This message typically appears if the File Allocation Table is corrupted on the player. In a nutshell, restoring the FAT is accomplished by either repairing the FAT using Windows, or simply formatting the device and reloading your music.
If the device is not recognized, this is a relatively simple secondary issue. Well, it’s important that the e260 is recognized in order to use the chkdsk utility or the “check volume for errors” function. The device needs to be connected in MSC mode.
Hey, I like shortcuts. Let’s get you going then. First, you need to know which version of e260 you have. The earlier (and more common) v1 devices have a recovery mode to restore the device that we can use, if it will not connect in the normal way. The later v2 device is actually an early version of the Sansa Fuze, and it can manually be forced into MSC mode for recovery.
Egads, we have Vista on board too. No worries, it’s convenient because the Windows Interface is very similar to Windows 7. I’ll keep the keystrokes limited to this environment for you.
When you first turn on the device, the splash screen that appears is a good indicator of whick version e260 you have. The v1 device starts with the classic SanDisk logo, with the “sunburst” logo to the right. The v2 machines have the SanDisk logo, centered left-to-right, with a reflection below, and a blue sansa logo that flashes on immediately afterward.
First, see if you can get to the main menu screen after the pink “not enough space” warning. If you can, go to Settings > USB Mode > MSC and then plug in the device.
In any case, you have a machine that isn’t being recognized by Vista. This may indeed be a separate issue,so let’s delve into the connection. Press the Windows Key and E together, and the computer will open up a Windows Explorer window. With the device plugged in, see if it shows on the left. If connected in MSC mode, it will ehow as E: SANSA E260 (with a drive letter assigned).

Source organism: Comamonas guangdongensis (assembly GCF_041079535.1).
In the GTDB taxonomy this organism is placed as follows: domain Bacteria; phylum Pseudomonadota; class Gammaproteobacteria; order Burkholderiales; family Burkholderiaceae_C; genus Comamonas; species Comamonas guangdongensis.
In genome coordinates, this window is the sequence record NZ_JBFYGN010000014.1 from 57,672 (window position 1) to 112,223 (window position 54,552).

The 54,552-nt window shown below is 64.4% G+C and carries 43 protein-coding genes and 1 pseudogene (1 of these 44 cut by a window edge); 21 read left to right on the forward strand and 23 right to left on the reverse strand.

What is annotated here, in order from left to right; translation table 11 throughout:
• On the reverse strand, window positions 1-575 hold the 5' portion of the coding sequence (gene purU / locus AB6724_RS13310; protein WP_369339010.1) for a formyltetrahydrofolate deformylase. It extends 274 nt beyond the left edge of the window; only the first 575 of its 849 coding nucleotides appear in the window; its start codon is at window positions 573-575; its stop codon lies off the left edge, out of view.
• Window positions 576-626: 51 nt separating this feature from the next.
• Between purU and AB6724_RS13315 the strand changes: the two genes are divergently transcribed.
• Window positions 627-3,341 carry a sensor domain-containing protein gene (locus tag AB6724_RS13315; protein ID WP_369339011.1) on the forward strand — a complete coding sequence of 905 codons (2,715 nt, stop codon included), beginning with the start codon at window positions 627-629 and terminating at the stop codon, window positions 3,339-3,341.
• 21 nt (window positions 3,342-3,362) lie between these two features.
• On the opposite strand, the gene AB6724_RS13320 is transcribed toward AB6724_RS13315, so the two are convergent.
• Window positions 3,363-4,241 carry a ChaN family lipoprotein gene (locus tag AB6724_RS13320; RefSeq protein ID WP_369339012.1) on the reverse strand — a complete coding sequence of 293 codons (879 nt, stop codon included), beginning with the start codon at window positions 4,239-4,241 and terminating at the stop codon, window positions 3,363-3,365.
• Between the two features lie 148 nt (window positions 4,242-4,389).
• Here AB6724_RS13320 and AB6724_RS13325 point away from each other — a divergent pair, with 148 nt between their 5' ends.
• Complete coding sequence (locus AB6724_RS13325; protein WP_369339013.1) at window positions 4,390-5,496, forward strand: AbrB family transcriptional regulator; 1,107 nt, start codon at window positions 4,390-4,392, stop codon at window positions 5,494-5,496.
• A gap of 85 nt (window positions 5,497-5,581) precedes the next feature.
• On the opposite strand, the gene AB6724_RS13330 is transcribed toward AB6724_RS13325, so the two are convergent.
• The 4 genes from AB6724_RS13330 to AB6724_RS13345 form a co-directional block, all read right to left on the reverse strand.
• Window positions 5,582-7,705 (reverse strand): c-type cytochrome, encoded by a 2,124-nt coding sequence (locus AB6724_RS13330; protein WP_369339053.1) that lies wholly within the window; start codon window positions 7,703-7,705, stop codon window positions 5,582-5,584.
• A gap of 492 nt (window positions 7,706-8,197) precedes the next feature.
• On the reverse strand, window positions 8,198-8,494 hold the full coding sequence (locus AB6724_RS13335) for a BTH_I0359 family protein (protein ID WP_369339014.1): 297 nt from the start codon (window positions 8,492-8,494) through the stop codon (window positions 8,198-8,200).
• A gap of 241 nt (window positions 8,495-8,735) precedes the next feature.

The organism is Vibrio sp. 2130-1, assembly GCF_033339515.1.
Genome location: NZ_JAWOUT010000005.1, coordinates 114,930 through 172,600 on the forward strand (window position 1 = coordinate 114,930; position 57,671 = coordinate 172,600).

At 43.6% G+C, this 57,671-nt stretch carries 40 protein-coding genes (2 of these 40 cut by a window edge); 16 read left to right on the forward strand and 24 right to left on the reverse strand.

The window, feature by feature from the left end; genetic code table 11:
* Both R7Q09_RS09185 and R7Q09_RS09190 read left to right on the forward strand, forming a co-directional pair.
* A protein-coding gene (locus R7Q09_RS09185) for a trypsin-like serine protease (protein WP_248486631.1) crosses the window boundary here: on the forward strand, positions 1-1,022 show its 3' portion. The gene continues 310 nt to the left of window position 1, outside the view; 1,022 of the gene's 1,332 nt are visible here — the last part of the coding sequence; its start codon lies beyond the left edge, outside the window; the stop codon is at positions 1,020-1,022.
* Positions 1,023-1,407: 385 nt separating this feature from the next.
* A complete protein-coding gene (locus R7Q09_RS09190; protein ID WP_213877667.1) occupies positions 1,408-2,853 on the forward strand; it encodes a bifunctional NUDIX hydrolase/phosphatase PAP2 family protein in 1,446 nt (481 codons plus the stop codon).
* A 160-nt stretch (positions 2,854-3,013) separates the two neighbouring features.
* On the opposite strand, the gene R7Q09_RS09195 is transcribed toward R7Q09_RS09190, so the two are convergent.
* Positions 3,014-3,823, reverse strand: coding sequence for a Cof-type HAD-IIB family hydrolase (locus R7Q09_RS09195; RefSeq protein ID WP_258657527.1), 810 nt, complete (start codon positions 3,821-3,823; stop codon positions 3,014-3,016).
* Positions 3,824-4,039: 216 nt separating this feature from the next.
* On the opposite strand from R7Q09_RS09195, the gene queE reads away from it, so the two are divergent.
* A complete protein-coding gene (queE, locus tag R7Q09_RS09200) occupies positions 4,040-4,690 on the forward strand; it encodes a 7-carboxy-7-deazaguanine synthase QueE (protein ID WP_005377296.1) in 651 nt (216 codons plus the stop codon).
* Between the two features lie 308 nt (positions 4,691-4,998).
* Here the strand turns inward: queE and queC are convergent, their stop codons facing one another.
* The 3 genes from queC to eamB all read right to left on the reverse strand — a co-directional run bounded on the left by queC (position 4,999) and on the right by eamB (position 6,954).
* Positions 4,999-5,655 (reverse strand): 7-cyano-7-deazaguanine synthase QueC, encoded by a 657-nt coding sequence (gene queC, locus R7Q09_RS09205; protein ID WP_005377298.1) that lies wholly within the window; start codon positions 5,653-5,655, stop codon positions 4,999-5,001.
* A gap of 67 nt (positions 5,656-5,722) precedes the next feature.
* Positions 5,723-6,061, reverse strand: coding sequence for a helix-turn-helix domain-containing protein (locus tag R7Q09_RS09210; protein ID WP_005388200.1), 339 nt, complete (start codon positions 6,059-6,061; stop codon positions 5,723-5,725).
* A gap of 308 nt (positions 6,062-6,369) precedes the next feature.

Look on the player itself. Let’s see if it is ready for a connection. If so, fixing Vista’s MSC connection first is what we’ll do. Do you see the connected icon on the screen? If so, at the top of the Windows Explorer sreen you’ll see System Properties if you used the Windows Key+E shortcut. If you click on this, select the Device Manager next. Otherwise, you can go to Control Panel > Device Manager. With the Sansa connected, look for a yellow warning triangle under the USB Root Hub. Simply right click on this tree listing and select uninstall , then unplug the device. Give the computer a few seconds, then try plugging in again. The Sansa should show up in the Windows Explorer window. Right click on the Sansa, select Properties, then the ToolsTab. Lastly, here is our handy tool: Check Volume For Errors. This will recover the FAT, and your Sansa should be OK.
If you cannot establish a connection with the device to check it for errors, and you have a v1, use this handy formatting trick. Remember! DO NOT ATTEMPT TO USE THE WINDOWS FORMAT COMMAND ON THE DEVICE WHEN CONNECTED IN RECOVERY MODE!
Instead, I’ll show you a simple formatting trick.
First, turn off the v1. On top, slide the HOLD switch to the right (orange showing), and then keep the REC button on the left of the device depressed while plugging in to the computer. Keep the REC button held until the Sansa shows up in Windows Explorer as 16MB FORMAT. You can then release ther button. The Sansa’s display should say “welcome to recovery mode”. Now you’re ready for a simple repair.
Double click on the 16MB FORMAT icon, and a new window will open. You will see a single file in there (don’t touch this file). Simply right click while your mouse pointer is in the box, and select New Folder and then rename this folder sansa.fmt
The presence of this file on the device commands it to format itself automatically, and you’ll have a new FAT in the process. Slide the HOLD switch back to the left, and unplug the e260. It will format itself, and you’re ready to plug in and reload your music!